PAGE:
Wales echoed appreciation for the welcoming atmosphere of the area. “The way the community supports the fire department is absolutely incredible,” he said, hoping to return that respect through his service at the department and “making a difference.”
The SLCFR has also welcomed promotions within its department.
After a total of three and a half years at SLCFR, Dylan Fitzgerald has become the department’s newest engineer.
Originally from The Dalles, Ore., Fitzgerald found himself in Cottage Grove by way of family who had moved to the area. The atmospheric change was a plus.
“It blows like 25-miles-per-hour winds every day in The Dalles,” he said. “When I got here, I realized it doesn’t always have to be windy, so I loved that.”
Immediately out of college, Fitzgerald took EMS classes and was soon introduced by a family friend to SLCFR.
“I fell in love with it right away and knew that’s what I wanted to do,” he said.
Like many others, Fitzgerald took advantage of the department’s resident program and student stipend. After 18 months, he was offered a career firefighter position on the team.
Of the department, Fitzgerald said he loves “having a tight-knit group and getting to know everybody on a personal level. … The absolute biggest thing was having the hands-on experience with the guys who’ve been doing it a while.”
With his experience acquired thus far, Fitzgerald is eager to apply his skills to a new level.
“It’s a great step for me. I’m really excited to have it,” he said. “It’s a new challenge. … I hope to bring a little bit more of a leadership role than when I was a firefighter.”
Topping off the new hires and promotions, Tim Heuser’s roughly nearly nine years with SLCFR have brought him to the rank of captain.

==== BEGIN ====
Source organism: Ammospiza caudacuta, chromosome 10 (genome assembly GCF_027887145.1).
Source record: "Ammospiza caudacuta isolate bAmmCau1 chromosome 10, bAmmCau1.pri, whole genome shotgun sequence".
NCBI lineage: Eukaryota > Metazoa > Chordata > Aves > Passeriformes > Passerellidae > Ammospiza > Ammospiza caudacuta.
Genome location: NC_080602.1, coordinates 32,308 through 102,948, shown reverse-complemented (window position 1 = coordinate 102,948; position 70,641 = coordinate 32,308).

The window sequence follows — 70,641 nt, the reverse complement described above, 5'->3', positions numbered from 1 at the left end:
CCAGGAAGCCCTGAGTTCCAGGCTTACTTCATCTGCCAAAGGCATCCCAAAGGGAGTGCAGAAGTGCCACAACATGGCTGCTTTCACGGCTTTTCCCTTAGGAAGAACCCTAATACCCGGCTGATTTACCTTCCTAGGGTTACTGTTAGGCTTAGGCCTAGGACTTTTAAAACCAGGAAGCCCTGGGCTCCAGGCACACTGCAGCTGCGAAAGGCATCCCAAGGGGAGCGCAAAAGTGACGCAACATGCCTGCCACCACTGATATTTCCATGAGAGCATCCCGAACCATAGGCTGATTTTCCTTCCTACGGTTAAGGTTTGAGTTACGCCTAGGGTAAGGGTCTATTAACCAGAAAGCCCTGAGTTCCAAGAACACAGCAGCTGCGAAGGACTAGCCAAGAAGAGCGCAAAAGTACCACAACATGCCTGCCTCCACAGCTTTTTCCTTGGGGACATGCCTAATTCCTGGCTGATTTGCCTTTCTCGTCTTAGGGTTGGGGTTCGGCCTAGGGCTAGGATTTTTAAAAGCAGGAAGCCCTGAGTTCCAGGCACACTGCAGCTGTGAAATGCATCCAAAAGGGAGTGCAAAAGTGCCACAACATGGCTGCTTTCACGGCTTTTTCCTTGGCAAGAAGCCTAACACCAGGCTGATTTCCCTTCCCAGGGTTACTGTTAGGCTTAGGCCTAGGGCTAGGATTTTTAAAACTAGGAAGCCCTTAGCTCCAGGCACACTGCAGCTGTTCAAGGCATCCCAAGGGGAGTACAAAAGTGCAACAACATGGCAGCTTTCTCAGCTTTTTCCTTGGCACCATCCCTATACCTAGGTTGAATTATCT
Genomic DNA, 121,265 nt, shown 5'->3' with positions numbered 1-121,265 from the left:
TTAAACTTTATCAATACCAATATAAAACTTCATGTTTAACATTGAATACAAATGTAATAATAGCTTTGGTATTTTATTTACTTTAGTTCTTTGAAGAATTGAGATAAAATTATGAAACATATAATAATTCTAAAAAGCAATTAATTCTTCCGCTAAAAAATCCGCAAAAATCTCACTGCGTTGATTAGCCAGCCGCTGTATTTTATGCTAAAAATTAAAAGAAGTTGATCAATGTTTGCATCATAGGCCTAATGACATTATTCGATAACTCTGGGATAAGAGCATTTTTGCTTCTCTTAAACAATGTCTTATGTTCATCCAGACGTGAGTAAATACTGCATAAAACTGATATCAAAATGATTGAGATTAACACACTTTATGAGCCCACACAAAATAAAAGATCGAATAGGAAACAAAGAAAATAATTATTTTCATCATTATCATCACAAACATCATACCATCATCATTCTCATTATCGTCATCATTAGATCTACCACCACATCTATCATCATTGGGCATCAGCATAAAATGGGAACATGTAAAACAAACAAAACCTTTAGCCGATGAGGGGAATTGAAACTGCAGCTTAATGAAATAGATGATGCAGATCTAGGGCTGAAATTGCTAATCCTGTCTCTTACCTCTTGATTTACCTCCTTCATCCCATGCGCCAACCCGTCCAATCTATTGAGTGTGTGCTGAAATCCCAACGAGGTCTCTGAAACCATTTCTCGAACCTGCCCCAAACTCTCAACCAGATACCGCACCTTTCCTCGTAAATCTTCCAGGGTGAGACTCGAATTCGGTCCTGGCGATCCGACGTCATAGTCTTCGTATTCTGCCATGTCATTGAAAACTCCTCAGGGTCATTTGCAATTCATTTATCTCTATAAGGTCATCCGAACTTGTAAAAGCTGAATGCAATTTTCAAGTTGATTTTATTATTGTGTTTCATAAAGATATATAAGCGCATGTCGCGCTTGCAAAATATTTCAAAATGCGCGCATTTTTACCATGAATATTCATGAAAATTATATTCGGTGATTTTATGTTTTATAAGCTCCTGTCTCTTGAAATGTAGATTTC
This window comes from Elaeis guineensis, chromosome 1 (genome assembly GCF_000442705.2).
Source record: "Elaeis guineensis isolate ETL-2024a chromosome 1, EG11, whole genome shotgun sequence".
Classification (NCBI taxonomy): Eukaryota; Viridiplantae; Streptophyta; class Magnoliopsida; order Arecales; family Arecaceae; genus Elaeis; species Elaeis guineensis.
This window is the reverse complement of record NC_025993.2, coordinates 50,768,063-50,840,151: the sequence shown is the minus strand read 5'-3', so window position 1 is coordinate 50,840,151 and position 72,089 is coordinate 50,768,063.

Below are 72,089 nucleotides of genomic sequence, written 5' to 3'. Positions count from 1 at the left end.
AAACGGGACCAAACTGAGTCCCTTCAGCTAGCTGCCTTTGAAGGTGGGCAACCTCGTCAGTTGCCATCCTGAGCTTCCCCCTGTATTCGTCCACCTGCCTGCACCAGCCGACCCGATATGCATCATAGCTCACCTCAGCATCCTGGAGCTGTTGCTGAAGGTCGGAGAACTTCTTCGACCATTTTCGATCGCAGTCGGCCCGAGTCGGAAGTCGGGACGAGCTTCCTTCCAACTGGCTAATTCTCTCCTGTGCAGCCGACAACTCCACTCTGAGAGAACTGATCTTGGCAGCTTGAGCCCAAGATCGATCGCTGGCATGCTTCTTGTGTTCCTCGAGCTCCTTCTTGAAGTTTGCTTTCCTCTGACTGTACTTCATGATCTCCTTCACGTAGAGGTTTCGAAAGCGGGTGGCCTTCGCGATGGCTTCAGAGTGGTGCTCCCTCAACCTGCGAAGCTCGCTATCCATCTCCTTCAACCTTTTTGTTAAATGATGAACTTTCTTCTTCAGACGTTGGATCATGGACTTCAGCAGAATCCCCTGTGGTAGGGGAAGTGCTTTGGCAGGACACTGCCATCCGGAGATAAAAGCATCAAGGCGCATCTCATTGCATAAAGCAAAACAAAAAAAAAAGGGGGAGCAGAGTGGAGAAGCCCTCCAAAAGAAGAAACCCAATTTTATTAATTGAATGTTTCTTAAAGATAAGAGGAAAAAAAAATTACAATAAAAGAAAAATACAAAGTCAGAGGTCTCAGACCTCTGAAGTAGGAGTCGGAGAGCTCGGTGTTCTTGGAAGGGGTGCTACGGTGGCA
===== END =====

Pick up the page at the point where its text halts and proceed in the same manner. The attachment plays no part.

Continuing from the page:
Just as his family dots the Pacific Northwest, so too does Heuser’s upbringing. Born in Seattle and raised in the Puget Sound area, Heuser went to high school in Eugene and Springfield before graduating from Cottage Grove High School.
A Cottage Grove resident since 1998, Heuser said he counts lack of natural catastrophes and abundance of natural beauty as part of his love for the area. “Besides the wildfires we see in the summer, it’s pretty calm compared to the rest of the states,” he said. “The mountains are an hour away, the coast is an hour away. You’re in the best location to go out and do stuff.”
Heuser started his career in the fire department in May 2010 as a volunteer and, like many of his coworkers, joined the resident program.
“The best thing overall for the resident program here is: The entire department is really focused on our residents and getting them prepared and giving them the tools they need to be successful,” he said.
In his new role as captain, Heuser is looking forward to the training duties of the job.
“I like to be able to teach the guys coming up behind me,” said Heuser. “That’s one thing I’m really passionate about. So being able to train the next generation of firefighters and the next generation of engineers has really been my pleasure.”
Heuser’s enthusiasm for the job is a thematic quality to the department at large, which in itself is a source of internal encouragement.
“The overall sentiment of everyone here is, we love what we do and we love to come to work,” Heuser said. “We’re absolutely privileged to be able to serve our communities in the ways that we can.”